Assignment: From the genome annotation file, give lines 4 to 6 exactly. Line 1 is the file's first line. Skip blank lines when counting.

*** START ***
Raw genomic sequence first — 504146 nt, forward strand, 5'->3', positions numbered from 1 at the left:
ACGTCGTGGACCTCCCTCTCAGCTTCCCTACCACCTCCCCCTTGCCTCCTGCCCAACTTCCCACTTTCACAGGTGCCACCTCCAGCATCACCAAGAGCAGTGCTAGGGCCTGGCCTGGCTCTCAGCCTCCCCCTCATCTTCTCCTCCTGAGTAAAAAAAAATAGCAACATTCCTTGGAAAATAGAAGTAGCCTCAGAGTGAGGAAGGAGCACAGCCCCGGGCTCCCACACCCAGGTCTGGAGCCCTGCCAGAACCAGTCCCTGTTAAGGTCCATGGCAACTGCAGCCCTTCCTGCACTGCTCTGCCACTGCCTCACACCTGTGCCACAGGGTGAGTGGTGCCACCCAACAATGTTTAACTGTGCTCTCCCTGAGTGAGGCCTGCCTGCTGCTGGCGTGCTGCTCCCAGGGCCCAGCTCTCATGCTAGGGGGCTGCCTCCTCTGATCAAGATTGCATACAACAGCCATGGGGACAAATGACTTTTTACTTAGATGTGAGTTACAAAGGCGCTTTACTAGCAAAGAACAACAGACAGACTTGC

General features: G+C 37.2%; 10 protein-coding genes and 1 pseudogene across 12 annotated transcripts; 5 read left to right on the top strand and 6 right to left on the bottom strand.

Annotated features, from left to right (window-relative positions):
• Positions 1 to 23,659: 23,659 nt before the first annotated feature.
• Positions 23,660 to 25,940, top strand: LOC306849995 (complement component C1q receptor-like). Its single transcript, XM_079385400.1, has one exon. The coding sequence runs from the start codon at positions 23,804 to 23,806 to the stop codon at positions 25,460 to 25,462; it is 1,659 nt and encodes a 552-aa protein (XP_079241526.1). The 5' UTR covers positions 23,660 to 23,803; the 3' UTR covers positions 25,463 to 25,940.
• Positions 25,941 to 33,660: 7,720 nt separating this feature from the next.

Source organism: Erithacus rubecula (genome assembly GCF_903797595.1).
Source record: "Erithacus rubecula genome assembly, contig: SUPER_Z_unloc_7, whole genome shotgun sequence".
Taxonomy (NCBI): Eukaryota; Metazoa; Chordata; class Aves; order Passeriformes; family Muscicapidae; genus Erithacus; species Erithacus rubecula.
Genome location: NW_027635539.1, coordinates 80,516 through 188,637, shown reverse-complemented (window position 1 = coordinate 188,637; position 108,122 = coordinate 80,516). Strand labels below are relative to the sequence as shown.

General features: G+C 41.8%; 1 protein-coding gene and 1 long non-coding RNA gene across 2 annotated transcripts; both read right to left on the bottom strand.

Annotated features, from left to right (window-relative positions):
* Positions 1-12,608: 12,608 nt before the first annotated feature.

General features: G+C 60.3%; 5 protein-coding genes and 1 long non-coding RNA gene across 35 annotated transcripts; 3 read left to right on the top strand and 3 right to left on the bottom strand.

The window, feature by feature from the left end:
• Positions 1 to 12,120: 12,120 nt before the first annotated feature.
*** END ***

Annotated features, from left to right (window-relative positions):
• Positions 1 to 23,659: 23,659 nt before the first annotated feature.
• Positions 23,660 to 25,940, top strand: LOC306849995 (complement component C1q receptor-like). Its single transcript, XM_079385400.1, has one exon. The coding sequence runs from the start codon at positions 23,804 to 23,806 to the stop codon at positions 25,460 to 25,462; it is 1,659 nt and encodes a 552-aa protein (XP_079241526.1). The 5' UTR covers positions 23,660 to 23,803; the 3' UTR covers positions 25,463 to 25,940.